What inspired you to get into the entertainment industry?
In the mid to late 80’s I had the opportunity to go to California for a little while and I was introduced to some of the most incredible people on the talent agent side, the deal makers. I fell in love with it, I’m a deal maker that’s what I do. I love creating and negotiating, it just became apart of me. I’ve seen the money, and how people where wheeling ,dealing and the fast pace. I said to myself I am from Chicago, none of these LA guys got anything on me. I could walk in and sell a show in a heartbeat, and I did. I thank those people because as soon as I seen what a talent agent was and what management was too I fell instantly in love with it.
You get to interact with new people all the time. you start to build a clientele, you start to become friends with those people, and like family. The money is not bad either (fun laughs) I love it! My friend, mentor and colleague took me under his wing and told me that I was a natural, and that I was born to be in this business. So I learned a lot and adapted quickly. When I learned TV and film packaging I really fell deeper in love with the industry.
I wanted to be a gangster when I was a kid, that’s easy. Being in Hollywood is 10 times harder than being a gangster, you just dress nicer. You have to have tough skin. After a while I built a rep for myself and before you know it my calls were getting answered . And people were calling me to work with me. I built a nice client rooster. people see I fight for them. I do everything in my power and beyond to get my clients to where they want to be in life.
What are some memorable moments in your career so far?
There are so many but one in particular was when I pitched the Ice-T commercial because everyone didn’t see the vision. They thought it wasn’t workable. I was apart of creating that commercial and I packaged it . Ice was like, “Are we serious? I’m going to sell lemonade at a lemonade stand with a bunch of kids?” He than said, “Well I have to figure out how to get it into my Law and Order schedule.” I said don’t worry about that, they are going to shoot it in New Jersey, and are going to do it in one day. I told him how much money it was, he said, “damn you’re good!” I said are you in? He said,” I see it, I see the vision.”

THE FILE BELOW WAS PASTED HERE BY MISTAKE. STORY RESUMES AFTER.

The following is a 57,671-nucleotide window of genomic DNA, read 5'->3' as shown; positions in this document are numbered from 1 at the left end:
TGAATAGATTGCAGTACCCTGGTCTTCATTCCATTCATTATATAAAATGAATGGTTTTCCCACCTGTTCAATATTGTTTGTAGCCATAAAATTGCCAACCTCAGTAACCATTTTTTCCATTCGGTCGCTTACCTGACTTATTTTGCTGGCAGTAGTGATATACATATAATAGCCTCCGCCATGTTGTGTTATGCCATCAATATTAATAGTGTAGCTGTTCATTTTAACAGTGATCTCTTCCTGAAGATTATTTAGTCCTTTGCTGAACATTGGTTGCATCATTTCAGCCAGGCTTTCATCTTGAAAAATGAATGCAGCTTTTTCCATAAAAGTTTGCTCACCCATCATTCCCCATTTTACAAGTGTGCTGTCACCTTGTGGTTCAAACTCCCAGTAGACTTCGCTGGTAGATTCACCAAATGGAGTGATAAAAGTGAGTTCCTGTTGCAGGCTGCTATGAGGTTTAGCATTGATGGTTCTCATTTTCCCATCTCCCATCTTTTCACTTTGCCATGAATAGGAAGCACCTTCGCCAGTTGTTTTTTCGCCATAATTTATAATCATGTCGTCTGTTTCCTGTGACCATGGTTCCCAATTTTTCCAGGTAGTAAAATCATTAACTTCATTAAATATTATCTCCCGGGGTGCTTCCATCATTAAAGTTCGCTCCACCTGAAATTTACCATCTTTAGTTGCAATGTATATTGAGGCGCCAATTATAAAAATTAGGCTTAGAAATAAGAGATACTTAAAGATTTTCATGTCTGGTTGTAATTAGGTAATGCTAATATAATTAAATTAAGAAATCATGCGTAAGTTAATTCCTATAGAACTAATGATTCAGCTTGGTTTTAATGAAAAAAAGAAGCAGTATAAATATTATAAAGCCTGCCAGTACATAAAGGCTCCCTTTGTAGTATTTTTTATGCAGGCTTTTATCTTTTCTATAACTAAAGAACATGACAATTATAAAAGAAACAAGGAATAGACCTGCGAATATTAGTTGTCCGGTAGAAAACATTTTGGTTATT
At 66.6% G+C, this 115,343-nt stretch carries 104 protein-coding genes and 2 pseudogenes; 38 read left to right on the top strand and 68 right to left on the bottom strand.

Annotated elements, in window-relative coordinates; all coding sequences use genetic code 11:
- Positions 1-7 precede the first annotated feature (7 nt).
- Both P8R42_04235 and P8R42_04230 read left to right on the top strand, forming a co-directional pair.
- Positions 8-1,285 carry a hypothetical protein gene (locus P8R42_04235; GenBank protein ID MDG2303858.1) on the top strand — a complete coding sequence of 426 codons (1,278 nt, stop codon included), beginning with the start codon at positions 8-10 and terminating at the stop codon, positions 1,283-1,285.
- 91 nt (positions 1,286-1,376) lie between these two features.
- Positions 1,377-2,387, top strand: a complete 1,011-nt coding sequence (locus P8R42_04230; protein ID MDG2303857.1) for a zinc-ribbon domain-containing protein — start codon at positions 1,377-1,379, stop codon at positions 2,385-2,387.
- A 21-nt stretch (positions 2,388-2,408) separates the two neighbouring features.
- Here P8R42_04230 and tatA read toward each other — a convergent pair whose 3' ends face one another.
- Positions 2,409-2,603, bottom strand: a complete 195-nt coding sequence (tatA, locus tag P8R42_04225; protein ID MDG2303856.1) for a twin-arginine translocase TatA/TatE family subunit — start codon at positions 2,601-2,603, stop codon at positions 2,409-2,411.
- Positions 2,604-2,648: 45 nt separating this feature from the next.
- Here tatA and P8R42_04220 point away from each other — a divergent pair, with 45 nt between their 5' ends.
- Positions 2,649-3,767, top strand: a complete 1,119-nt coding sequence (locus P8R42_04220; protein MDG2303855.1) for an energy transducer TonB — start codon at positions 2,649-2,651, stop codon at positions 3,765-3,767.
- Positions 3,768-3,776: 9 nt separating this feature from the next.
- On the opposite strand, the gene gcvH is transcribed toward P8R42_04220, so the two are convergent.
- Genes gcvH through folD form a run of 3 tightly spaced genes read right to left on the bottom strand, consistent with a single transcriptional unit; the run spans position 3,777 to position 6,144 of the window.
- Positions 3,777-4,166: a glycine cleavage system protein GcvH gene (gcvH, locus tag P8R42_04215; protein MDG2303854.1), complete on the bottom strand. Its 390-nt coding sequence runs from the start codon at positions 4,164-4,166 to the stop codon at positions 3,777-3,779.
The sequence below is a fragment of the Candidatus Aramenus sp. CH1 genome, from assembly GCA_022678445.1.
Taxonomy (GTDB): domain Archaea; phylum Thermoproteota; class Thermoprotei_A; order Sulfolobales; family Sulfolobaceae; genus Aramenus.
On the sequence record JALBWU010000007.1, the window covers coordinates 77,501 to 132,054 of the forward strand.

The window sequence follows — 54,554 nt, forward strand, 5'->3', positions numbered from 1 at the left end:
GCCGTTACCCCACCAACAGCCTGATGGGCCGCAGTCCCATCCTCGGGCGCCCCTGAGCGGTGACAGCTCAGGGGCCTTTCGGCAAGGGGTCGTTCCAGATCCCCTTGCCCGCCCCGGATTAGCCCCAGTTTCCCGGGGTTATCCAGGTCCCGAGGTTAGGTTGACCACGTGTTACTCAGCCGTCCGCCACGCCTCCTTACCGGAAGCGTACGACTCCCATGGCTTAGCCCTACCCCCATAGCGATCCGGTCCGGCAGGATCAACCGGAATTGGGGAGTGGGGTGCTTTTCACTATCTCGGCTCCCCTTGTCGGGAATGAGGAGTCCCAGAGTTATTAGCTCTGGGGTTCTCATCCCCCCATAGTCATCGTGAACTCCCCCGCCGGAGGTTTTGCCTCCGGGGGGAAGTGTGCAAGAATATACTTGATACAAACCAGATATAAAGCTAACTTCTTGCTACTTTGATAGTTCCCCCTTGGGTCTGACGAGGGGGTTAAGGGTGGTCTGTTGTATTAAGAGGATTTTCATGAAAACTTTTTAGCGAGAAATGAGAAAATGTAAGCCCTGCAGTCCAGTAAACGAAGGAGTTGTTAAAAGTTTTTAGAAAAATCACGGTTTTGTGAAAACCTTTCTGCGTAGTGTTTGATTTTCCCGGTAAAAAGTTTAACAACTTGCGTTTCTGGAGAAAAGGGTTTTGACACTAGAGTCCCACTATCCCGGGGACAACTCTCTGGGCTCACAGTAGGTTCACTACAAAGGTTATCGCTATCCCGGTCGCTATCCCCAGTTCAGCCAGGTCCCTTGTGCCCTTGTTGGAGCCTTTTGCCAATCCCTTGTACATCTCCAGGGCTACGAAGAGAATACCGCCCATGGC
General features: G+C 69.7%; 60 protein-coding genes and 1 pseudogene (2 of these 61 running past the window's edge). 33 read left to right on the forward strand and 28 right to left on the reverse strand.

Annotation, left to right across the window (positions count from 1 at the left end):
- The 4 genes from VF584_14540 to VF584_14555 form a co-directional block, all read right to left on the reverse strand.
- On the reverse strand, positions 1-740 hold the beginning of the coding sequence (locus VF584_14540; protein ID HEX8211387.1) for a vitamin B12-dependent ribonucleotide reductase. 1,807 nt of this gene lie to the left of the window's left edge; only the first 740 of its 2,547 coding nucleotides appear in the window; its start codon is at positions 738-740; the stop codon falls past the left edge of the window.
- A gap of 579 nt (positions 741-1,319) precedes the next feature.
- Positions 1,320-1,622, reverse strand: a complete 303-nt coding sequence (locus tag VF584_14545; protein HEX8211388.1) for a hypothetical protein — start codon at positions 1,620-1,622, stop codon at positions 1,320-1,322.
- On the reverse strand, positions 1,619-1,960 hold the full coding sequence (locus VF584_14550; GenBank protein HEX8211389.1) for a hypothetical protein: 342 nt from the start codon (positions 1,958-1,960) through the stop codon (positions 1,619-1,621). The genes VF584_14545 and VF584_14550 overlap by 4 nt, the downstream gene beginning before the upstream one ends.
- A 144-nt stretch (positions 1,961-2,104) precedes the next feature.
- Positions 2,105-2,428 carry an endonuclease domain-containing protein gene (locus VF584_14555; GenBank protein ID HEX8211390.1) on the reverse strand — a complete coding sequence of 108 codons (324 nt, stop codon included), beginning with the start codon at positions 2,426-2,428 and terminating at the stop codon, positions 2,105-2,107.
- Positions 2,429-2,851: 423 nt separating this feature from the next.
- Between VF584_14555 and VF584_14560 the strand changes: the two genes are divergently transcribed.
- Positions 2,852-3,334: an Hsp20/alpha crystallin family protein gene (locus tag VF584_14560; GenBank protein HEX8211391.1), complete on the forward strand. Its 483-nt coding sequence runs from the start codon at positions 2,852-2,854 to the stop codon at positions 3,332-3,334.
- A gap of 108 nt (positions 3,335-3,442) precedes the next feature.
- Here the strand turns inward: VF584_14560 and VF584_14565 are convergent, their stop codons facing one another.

Everyone who was a doubter blew my phone up for like a week after that commercial aired. We launched that commercial the beginning night of football season. The reviews of the commercial were so phenomenal , people were on twitter going crazy over it. No one expected this gangster rapper to be on the corner selling lemonade and that was the whole point, to take him out of the box and do something that was unexpected. Ice loved it and was thankful. He seen my vision and that made me feel proud he believed in what I was pitching.
How has the pandemic shaped your day to day life?
It’s changed my life drastically because I have a couple of health issues, so it has scared the hell out of me just because I have had some serious heart issues. I have had two heart surgeries in the last 90 days. Being in the hospital is not a good place for me because my resistance is so low. So it changed the way I feel about being safe, it also changed the industry to a new norm. Concerts use to be where there were so much money to be made and now there is no live concerts. They’re trying to figure it out, but they are not going to figure until next year. It usually takes a year in advance to plan anyway. The pandemic has changed the whole industry. We were already on a major change before Covid with all the streaming, which has changed the dynamic of our industry entirely. The streaming corporations have really changed the game and they are not stopping.